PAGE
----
A "sequence" of recognitions

Throughout the extensive career of Jaime Estrada Torres, his creative efforts have brought him great satisfaction. One of them, the making of a documentary for the BBC that was presented last year in England, about The Adventures of Don Quixote of La Mancha, directed by Mike Debb. The work, whose objective was to show the impact that Cervantes ' Don Quixote has exerted around the world, was part of the Bookmark documentary series, dedicated to the great works of universal literature. His work in the edition of documentaries for channel 2 of the BBC, specialized in classical and popular music, is also unleashed.

Estrada Torres also speaks proudly of his work in editing a Northern Irish film made in 35 millimeters, directed by N. G. Bristow. The film won the Gold Plaque at the Chicago Film Festival in late 1995, and has been screened at famous film festivals, including the Short Film Festival in London and the Edinburgh Film Festival.

- Publicidad -

To the list of recognitions, Jujuy is added 400 times. This short film, directed by the Argentine Miguel Pereira, and produced by the municipality of San Salvador de Jujuy to commemorate the 400 years of the founding of the city, won in 1993 the Colón de Oro for the best documentary at the Huelva Film Festival, Spain.

Towards the future their plans are ambitious. One of them, the realization of a feature film based on a story written in conjunction with the American author Norman Di Giovanni, who was a translator of works by Jorge Luis Borges. Setting Free, the name that would bear the film, is the story of a young Colombian who arrives in London looking for his own identity and is involved in a complex relationship with a Spanish woman who loves opera. The play has as its background Tosca, by Puccini. Jaime is currently looking for financing for the film in Colombia or the possibility of making a co-production.

Today, Estrada Torres works as a specialized film editor for the North American company AVID, a leader in the production of digital editing equipment for film and video. Among the long list of famous films that have used AVID technology of digital editing and effects are Ace Ventura, Assassins, The Bridges of Madison County, Jumanji, Sabrina, Apollo 13 and Maximum Speed, among many others. Of course, digital publishing not only provides film professionals with all the technology, but is in itself an instrument to give free rein to imagination and creation.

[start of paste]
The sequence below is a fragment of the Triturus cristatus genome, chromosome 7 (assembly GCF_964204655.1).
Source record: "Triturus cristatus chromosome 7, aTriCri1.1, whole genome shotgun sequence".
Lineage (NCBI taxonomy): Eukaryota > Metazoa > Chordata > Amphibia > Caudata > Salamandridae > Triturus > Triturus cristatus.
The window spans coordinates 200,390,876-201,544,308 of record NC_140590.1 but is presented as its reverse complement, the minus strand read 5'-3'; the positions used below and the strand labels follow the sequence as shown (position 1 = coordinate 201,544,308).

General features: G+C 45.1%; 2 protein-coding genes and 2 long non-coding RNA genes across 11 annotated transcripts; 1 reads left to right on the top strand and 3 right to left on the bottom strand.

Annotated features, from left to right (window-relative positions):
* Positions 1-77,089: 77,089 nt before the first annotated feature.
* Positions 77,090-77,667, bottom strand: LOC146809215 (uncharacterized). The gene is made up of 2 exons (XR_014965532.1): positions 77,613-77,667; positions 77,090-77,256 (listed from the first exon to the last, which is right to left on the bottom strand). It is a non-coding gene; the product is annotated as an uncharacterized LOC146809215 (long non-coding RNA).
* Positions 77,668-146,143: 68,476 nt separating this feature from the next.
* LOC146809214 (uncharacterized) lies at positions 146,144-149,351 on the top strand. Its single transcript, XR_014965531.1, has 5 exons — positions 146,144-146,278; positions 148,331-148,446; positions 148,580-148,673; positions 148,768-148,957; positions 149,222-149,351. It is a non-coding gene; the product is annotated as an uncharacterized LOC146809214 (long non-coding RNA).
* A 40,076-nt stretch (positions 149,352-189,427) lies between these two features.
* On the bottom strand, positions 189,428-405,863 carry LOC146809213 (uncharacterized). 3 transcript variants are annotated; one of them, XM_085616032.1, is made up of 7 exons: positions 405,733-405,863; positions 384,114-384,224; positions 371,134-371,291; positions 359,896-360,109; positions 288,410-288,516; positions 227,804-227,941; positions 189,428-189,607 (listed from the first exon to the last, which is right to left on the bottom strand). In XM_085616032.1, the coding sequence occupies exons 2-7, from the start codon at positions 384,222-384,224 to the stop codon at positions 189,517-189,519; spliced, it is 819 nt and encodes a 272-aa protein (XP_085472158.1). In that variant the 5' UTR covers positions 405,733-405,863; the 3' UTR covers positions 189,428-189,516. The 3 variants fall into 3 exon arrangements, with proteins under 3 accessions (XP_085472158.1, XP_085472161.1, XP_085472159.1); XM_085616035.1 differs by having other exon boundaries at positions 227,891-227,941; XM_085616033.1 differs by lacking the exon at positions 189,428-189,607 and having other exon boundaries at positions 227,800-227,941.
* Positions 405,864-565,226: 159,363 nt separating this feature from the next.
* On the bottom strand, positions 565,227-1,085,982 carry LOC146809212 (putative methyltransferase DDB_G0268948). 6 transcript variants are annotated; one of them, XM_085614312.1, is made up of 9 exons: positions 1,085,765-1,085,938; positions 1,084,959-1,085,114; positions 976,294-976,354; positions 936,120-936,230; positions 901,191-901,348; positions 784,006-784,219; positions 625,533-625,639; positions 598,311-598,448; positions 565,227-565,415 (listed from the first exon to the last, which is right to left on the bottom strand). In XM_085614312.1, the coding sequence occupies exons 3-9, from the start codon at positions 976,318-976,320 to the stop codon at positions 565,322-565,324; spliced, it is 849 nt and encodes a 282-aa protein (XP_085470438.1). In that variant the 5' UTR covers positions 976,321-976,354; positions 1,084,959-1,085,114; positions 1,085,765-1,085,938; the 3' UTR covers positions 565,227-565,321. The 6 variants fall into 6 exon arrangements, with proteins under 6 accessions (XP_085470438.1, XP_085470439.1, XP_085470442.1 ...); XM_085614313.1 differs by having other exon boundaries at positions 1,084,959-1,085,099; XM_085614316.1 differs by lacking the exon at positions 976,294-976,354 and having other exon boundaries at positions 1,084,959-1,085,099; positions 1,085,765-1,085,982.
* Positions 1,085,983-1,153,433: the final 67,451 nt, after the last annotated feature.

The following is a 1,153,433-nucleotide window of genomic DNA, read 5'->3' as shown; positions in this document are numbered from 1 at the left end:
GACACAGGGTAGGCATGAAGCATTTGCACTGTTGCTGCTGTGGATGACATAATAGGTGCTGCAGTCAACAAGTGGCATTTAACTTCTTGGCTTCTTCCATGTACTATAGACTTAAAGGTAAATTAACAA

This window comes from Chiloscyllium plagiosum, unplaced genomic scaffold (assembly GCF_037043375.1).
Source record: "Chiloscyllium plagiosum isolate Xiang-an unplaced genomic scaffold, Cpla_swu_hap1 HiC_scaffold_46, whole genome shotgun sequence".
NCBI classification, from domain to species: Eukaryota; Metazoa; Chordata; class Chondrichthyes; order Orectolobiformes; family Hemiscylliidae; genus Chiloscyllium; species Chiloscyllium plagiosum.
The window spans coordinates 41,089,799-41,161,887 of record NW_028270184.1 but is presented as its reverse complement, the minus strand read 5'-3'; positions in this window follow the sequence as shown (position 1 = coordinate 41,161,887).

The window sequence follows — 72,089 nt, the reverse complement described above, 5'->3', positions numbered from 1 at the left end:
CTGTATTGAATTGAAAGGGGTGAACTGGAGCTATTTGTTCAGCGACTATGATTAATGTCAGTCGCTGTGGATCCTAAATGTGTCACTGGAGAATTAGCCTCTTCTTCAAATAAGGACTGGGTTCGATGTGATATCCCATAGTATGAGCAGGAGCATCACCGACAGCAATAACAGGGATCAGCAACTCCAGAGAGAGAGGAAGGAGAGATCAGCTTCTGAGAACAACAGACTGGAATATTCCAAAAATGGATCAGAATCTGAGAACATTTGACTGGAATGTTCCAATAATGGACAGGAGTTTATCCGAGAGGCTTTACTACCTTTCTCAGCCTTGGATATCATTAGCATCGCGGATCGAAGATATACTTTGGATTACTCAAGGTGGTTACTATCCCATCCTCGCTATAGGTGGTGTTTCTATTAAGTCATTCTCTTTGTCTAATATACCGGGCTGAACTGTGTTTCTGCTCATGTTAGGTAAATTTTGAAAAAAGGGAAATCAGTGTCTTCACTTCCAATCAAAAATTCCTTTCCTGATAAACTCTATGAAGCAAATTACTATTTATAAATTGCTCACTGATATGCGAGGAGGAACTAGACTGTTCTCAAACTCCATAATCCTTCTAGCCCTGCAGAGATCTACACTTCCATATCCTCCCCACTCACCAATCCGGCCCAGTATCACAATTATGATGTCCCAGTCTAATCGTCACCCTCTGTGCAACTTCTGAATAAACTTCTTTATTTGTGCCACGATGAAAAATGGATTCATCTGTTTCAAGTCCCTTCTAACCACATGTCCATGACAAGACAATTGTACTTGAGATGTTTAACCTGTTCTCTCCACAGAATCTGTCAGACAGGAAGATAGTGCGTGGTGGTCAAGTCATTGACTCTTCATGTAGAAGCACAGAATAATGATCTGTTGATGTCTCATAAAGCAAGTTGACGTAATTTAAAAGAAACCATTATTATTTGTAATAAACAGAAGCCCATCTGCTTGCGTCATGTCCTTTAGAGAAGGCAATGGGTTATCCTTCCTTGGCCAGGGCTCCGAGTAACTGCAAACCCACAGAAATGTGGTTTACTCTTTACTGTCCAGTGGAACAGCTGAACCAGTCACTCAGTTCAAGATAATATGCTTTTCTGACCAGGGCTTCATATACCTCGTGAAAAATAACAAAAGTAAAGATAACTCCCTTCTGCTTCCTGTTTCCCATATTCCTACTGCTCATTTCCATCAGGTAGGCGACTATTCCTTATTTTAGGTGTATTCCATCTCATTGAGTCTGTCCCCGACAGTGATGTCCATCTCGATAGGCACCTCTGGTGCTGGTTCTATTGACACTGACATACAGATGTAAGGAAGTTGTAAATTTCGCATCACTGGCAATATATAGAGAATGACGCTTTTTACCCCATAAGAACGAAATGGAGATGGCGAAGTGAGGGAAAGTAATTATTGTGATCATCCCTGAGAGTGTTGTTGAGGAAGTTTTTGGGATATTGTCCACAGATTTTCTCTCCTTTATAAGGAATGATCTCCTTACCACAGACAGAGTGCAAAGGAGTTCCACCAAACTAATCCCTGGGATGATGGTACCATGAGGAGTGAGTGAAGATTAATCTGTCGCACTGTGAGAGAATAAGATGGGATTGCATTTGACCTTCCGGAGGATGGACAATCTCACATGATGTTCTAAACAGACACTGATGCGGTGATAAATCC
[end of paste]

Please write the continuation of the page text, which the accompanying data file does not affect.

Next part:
All the experience, knowledge and sensitivity for the assembly led Jaime Estrada to the academy. Under his guidance today, several trainees take part in film editing techniques workshops at Goldsmith College, University of London.

With an internal sense of rhythm

When asked how he would define his work in editing, Jaime categorically states that he is not an intellectual editor; "There are editors who can clearly explain why they cut at one point in the scene and not at another. In my case it is a completely emotional issue. I cut when I think it is necessary to cut, I am more an intuitive editor than rational. The same thing happens in music. Mozart is more intuitive than Brahms, the latter being more 'clinical' in approaching music. I consider that my conception of the assembly is based on the relationship I establish with the work I am doing. The rhythm I impose on the image has more to do with my sense of inner rhythm."

- Publicidad -

As a perfect connoisseur of the British film industry, he thinks that there are two fundamental aspects on which Latin Americans should concentrate more: discipline and use of resources. "From Hollywood," he says, "economics in storytelling, learning to tell a story and positioning the characters in time. We have all this in literature, why not have it in the cinema too?"

Today Estrada Torres continues to concentrate on editing, perfecting from there his career towards directing. His reflections on the future show that, even though Britain provided him with the opportunities to become a renowned publisher, he dreams of one day returning to his homeland.